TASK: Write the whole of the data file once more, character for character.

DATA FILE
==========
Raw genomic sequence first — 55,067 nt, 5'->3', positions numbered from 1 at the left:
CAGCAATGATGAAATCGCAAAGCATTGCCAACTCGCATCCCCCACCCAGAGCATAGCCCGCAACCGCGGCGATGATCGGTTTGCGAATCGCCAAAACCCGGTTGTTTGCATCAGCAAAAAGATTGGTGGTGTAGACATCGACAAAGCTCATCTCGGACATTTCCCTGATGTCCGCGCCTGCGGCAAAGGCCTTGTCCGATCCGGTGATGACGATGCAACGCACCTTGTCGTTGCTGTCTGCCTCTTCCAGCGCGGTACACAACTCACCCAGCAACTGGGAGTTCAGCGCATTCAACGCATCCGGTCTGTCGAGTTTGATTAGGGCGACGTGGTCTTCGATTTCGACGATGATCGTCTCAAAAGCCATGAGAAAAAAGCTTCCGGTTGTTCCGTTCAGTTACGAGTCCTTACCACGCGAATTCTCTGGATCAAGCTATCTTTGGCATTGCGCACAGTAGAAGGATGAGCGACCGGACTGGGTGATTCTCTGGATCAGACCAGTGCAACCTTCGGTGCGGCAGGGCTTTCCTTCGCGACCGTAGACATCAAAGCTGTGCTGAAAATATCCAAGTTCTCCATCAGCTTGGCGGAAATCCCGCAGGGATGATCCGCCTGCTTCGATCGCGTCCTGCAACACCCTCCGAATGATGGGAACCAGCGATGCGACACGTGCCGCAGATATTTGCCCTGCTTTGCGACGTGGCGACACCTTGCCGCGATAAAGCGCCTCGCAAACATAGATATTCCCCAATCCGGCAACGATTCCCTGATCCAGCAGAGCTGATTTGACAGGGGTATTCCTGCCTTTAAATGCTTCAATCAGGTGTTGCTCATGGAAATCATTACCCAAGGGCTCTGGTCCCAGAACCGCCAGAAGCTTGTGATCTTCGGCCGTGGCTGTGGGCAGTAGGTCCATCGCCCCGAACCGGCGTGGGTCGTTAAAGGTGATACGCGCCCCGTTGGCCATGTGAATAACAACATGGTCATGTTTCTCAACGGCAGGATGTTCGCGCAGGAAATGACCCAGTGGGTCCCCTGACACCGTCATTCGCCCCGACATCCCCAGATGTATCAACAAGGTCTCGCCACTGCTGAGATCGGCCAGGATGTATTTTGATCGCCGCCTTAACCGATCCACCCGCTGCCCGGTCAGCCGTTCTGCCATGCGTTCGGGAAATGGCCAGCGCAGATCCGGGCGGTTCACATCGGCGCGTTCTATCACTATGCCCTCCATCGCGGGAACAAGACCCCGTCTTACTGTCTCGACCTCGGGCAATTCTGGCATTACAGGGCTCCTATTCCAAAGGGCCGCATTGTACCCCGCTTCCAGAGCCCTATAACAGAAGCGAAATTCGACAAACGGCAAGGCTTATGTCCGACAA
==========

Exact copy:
Raw genomic sequence first — 55,067 nt, 5'->3', positions numbered from 1 at the left:
CAGCAATGATGAAATCGCAAAGCATTGCCAACTCGCATCCCCCACCCAGAGCATAGCCCGCAACCGCGGCGATGATCGGTTTGCGAATCGCCAAAACCCGGTTGTTTGCATCAGCAAAAAGATTGGTGGTGTAGACATCGACAAAGCTCATCTCGGACATTTCCCTGATGTCCGCGCCTGCGGCAAAGGCCTTGTCCGATCCGGTGATGACGATGCAACGCACCTTGTCGTTGCTGTCTGCCTCTTCCAGCGCGGTACACAACTCACCCAGCAACTGGGAGTTCAGCGCATTCAACGCATCCGGTCTGTCGAGTTTGATTAGGGCGACGTGGTCTTCGATTTCGACGATGATCGTCTCAAAAGCCATGAGAAAAAAGCTTCCGGTTGTTCCGTTCAGTTACGAGTCCTTACCACGCGAATTCTCTGGATCAAGCTATCTTTGGCATTGCGCACAGTAGAAGGATGAGCGACCGGACTGGGTGATTCTCTGGATCAGACCAGTGCAACCTTCGGTGCGGCAGGGCTTTCCTTCGCGACCGTAGACATCAAAGCTGTGCTGAAAATATCCAAGTTCTCCATCAGCTTGGCGGAAATCCCGCAGGGATGATCCGCCTGCTTCGATCGCGTCCTGCAACACCCTCCGAATGATGGGAACCAGCGATGCGACACGTGCCGCAGATATTTGCCCTGCTTTGCGACGTGGCGACACCTTGCCGCGATAAAGCGCCTCGCAAACATAGATATTCCCCAATCCGGCAACGATTCCCTGATCCAGCAGAGCTGATTTGACAGGGGTATTCCTGCCTTTAAATGCTTCAATCAGGTGTTGCTCATGGAAATCATTACCCAAGGGCTCTGGTCCCAGAACCGCCAGAAGCTTGTGATCTTCGGCCGTGGCTGTGGGCAGTAGGTCCATCGCCCCGAACCGGCGTGGGTCGTTAAAGGTGATACGCGCCCCGTTGGCCATGTGAATAACAACATGGTCATGTTTCTCAACGGCAGGATGTTCGCGCAGGAAATGACCCAGTGGGTCCCCTGACACCGTCATTCGCCCCGACATCCCCAGATGTATCAACAAGGTCTCGCCACTGCTGAGATCGGCCAGGATGTATTTTGATCGCCGCCTTAACCGATCCACCCGCTGCCCGGTCAGCCGTTCTGCCATGCGTTCGGGAAATGGCCAGCGCAGATCCGGGCGGTTCACATCGGCGCGTTCTATCACTATGCCCTCCATCGCGGGAACAAGACCCCGTCTTACTGTCTCGACCTCGGGCAATTCTGGCATTACAGGGCTCCTATTCCAAAGGGCCGCATTGTACCCCGCTTCCAGAGCCCTATAACAGAAGCGAAATTCGACAAACGGCAAGGCTTATGTCCGACAA